Surgical Treatment

Though conservative treatments for heel spurs work most of the time, there are some cases where we need to take your treatment to the next level. Luckily, with today?s technologies, you can still often avoid surgery. Some of the advanced technologies to treat a Heel Spur are Platelet Rich Plasma Therapy. Platelet Rich Plasma Therapy (also known as PRP) is one of several regenerative medicine techniques that University Foot and Ankle Institute has helped bring to foot and ankle care. This amazing in-office procedure allows the growth factors in the blood to be used to actually begin the healing process again long after your body has given up on healing the area. Heel Pain Shockwave Therapy. Shockwave therapy is a non-invasive procedure done in the office that allows for new blood to get to the region of fascia damage and help with healing. Results have been excellent with more than 70 percent of patients getting relief with only one treatment. Topaz for Heal Spurs and pain. Another minimally invasive technology technique is called Coblation Surgery using a Topaz probe. This minimally invasive procedure involves controlled heating of multiple tiny needles that are inserted through the skin and into the plantar fascia. This process, like PRP and Shockwave therapy, irritates the fascia enough to turn a chronic problem back into an acute problem, greatly increasing the chances of healing. Heel Spur Surgery. Endoscopic Plantar Fasciotomy is one surgical procedure that we consider to release the tight fascia. University Foot and Ankle Institute has perfected an endoscopic (camera guided) approach for fascia release to allow rapid healing and limited downtime with minimal pain.

Bursitis After Foot Surgery

Overview

That dull misery in the shoulder, knee or elbow known as bursitis can strike anybody, from the couch potato to the highly trained athlete. Though bursitis may hurt as much as arthritis, it isn?t a joint disease. Rather, it's an acute or chronic painful inflammation of a bursa. Bursae (from the Greek word for wine-skin and related to the English word purse) are small, closed, fluid-filled sacs that protect muscles and tendons from irritation produced by contact with bones. If friction becomes too great, from overexercising, hard work, or injury, for instance-the bursae themselves may get inflamed. Though the shoulder is a common locale for bursitis, any of the bursae in the human body-there are approximately 150-can become irritated. Occupational bursitis is not uncommon and is known by old, familiar names such as "housemaid's knee," and "policeman's heel." One of the most common foot ailments, the bunion, is a form of bursitis.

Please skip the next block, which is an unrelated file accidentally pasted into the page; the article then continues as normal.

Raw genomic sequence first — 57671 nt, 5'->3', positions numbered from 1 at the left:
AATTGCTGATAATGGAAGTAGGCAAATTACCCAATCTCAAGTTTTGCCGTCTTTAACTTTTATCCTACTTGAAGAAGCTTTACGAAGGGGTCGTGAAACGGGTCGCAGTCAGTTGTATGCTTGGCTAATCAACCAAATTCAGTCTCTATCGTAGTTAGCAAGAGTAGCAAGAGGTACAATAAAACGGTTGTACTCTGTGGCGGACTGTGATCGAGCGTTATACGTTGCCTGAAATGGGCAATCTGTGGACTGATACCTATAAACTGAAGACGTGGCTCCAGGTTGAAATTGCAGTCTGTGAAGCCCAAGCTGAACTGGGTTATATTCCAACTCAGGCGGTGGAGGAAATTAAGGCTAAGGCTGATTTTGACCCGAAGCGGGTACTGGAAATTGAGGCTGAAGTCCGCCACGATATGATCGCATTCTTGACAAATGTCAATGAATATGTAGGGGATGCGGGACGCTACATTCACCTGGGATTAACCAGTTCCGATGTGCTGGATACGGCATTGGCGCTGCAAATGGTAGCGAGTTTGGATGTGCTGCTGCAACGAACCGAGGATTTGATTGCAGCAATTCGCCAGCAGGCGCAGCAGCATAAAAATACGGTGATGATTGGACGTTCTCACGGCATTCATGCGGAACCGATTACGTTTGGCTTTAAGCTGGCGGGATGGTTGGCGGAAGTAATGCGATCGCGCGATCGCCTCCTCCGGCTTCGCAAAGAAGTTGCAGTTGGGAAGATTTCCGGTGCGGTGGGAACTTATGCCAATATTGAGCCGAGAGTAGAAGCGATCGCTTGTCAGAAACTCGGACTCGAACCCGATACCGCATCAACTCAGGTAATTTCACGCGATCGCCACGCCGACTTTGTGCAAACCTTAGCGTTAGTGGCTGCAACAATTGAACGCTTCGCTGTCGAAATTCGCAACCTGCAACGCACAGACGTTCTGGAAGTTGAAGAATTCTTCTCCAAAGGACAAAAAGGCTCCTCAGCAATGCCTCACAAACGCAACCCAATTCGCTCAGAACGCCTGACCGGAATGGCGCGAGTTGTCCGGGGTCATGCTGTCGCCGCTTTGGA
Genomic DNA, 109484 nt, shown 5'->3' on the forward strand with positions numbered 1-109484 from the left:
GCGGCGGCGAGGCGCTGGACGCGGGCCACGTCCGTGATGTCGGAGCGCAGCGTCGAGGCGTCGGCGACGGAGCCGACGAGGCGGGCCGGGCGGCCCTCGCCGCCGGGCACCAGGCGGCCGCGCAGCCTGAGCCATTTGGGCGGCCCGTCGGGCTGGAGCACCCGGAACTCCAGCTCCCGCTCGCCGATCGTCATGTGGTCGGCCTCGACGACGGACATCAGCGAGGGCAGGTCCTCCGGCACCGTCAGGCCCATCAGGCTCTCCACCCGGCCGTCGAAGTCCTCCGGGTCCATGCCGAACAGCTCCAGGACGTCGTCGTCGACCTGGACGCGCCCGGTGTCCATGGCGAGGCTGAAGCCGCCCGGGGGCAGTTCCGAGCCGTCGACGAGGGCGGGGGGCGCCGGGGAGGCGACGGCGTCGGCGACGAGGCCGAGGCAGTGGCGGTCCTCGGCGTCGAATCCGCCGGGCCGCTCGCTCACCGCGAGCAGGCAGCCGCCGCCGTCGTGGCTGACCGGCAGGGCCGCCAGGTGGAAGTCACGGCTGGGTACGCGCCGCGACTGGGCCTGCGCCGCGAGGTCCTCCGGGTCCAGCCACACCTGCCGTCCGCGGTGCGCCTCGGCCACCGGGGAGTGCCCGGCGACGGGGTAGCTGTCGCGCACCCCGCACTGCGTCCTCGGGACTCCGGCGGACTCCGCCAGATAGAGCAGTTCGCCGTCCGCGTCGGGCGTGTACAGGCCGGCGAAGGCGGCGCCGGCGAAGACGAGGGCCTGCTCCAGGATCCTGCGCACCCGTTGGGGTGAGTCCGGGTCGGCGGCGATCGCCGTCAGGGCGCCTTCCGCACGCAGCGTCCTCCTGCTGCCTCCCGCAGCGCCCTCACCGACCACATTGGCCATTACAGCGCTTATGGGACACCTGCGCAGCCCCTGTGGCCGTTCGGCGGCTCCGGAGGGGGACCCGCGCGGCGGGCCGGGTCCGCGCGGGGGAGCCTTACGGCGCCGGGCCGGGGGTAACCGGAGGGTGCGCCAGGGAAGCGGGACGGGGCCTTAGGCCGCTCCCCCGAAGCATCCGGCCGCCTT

Causes

High impact activity, such as running. Trauma to the heel such as jumping from a height. Increase in training levels. Lack of shock absorbency in the trainers worn. Worn running shoes. Poor biomechanics. Loss of the fat pad under the heel. Increase in weight.

Symptoms

A dull ache under the heel when not weight bearing. Sometimes severe pain when walking. Pain can increase after resting (sleeping or sitting) then standing and placing pressure on the area again. Throbbing under the heel. Swelling may be identified as a discernible lump under the heel. This is the swollen calcaneal bursa itself. Tingling under the heel as swelling affect the plantar nerves. Pains shooting into the foot or up the leg.

Diagnosis

Your doctor will check for bursitis by asking questions about your past health and recent activities and by examining the area. If your symptoms are severe or get worse even after treatment, you may need other tests. Your doctor may drain fluid from the bursa through a needle (aspiration) and test it for infection. Or you may need X-rays, an MRI, or an ultrasound.

Non Surgical Treatment